Written by: Shannon Ang
One thing that I pride myself on is that I am a chronic planner and note-taker (read: I have absolutely no qualms about reiterating this self-proclaimed statement). On hectic days, I retreat to my trusty Post-It Notes and calendar on my MacBook to keep track of my errands as a self-reminder. When I am feeling fancy or am suddenly charged with the need to fulfill my aesthetic desires, I get weekly planners from Typo and start filling them up.
But lately, I have fallen down into this rabbit hole of bullet journaling after watching several Youtube videos. Furthermore, this insanely popular hashtag (#bujo) that has taken Instagram by storm. Just search it up and be prepared to spend hours lost in the whimsical designs.
I haven’t had time to get cracking with it due to submissions and finals, and fear also stalled my progress. But now that school’s over, I have all my pens and markers whipped out, consciously filling in the pages of my summer break.
If you are unfamiliar with the art of bullet journalling, here’s what you need to know, all bulleted out for you (no pun intended).
The concept of bullet journaling is coined by Brooklyn-based designer Ryder Carroll. It’s basically a method to stay organised without any limitations to a pre-formatted planner design and template. You can watch his video below for specifics of his approach. Essentially, it’s an ever-evolving and customisable lifelog of an individual (be it in terms of finances, goals and plans) to manage the present and plan for the future.
The advantages of bullet journalling are aplenty. According to neuroscientists, keeping a bullet journal helps one to externalise thoughts. By transferring your thoughts and plans to paper, it frees up your mental space and you’ll be more present at the moment without getting caught up in the worries of forgetting details and the quick pace of life. As an outlet for self-expression and reflection, it can also boost your well being as you are in touched with your own life happenings and feelings.
Tempted to start one already? Here are three easy tips that can help you dip your toes in the world of bullet journalling.
- Get affordable tools that are suited to your preferences.
Well obviously, you can’t get cracking without getting a notebook or planner of some sort and some writing materials— be it coloured pens or markers. Most importantly, it’s essential to bear in mind that it’s not necessary to spend a lot on your tools to get started, which was one misconception I had.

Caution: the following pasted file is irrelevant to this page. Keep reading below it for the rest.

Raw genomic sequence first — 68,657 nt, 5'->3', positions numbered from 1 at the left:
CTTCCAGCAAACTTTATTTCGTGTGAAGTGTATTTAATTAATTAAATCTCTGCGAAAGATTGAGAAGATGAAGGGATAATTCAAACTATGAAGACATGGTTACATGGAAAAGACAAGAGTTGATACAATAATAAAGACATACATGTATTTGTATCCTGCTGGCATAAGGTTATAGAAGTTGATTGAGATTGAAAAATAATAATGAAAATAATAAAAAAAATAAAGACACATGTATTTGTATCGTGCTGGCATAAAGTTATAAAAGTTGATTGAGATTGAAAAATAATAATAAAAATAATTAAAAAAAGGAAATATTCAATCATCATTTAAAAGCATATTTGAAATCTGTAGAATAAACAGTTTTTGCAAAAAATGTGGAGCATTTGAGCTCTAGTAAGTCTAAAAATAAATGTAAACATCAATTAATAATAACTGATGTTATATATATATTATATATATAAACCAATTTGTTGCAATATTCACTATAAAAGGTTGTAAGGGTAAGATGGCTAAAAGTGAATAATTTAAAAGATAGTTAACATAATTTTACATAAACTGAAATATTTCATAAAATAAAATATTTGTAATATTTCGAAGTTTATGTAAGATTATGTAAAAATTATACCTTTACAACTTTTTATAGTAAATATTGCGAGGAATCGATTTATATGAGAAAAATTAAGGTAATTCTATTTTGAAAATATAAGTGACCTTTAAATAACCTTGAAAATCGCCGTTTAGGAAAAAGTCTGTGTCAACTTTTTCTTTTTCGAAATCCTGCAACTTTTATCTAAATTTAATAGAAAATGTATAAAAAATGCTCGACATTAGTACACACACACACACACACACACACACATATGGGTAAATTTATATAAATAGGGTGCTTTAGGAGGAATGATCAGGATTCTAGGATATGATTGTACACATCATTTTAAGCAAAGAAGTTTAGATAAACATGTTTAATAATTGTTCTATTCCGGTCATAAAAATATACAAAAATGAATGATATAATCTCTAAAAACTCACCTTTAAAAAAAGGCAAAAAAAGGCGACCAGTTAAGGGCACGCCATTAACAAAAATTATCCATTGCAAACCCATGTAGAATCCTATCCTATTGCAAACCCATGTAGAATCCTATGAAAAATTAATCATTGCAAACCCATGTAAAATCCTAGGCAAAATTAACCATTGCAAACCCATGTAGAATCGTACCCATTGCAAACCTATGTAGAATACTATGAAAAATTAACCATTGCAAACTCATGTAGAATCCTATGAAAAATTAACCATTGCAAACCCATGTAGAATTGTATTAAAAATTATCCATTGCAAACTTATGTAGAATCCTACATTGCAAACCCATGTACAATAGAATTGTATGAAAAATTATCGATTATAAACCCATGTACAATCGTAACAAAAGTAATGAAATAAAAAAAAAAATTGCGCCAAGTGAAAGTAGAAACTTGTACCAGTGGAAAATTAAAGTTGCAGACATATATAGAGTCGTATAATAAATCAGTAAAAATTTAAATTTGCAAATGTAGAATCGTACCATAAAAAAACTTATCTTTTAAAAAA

Some people have actually encouraged beginners to start with an inexpensive notebook which you like and would be okay with making mistakes. Preferably, it should be one with blank pages (lined or unlined is fine), instead of one with pre-existing sections so you can decide on how you want to customise it. The choice of your writing tools is dependent on your colour scheme. Love monochrome? You do you.
2. There’s no pressure to make it “perfect”
It’s inevitable to be overwhelmed when you are just getting started, especially if you are like me – very challenged in the art department and impatient. Admittedly, while scrolling through my Instagram feed of aesthetically and visually pleasing journals, I felt pressured to make one of the same standards. More than that, it even discouraged me to think that bullet journalling was not for me when my doodling and drawing became messier than I had expected and it wasn’t as though I could hit the backspace or undo for a fresh new page.
Whether you think you lack the artistic skill, time or patience, the creator of Bullet Journal, Carroll has a reassuring reminder for you.
“Forget about what you see online. It’s not about how it looks; it’s about how it feels, and most importantly, how it works for you.”
This transitions into my final tip, which is to…
3. Beautify the journal gradually according to your standards
See it as you will, but for me, the bullet journal is a personal creative project and endeavour which shouldn’t be rushed. During the process, you’ll be sure to encounter mistakes along the way while you get accustomed to the process. Work on getting your standard page formats down and then your creative juices will come flowing in. Or you could work on improving areas that you are dissatisfied in like handwriting, organisation, etc. If you are still short of ideas, an alternative would be to seek inspiration from the online community and then adding your own twist on it. Good luck!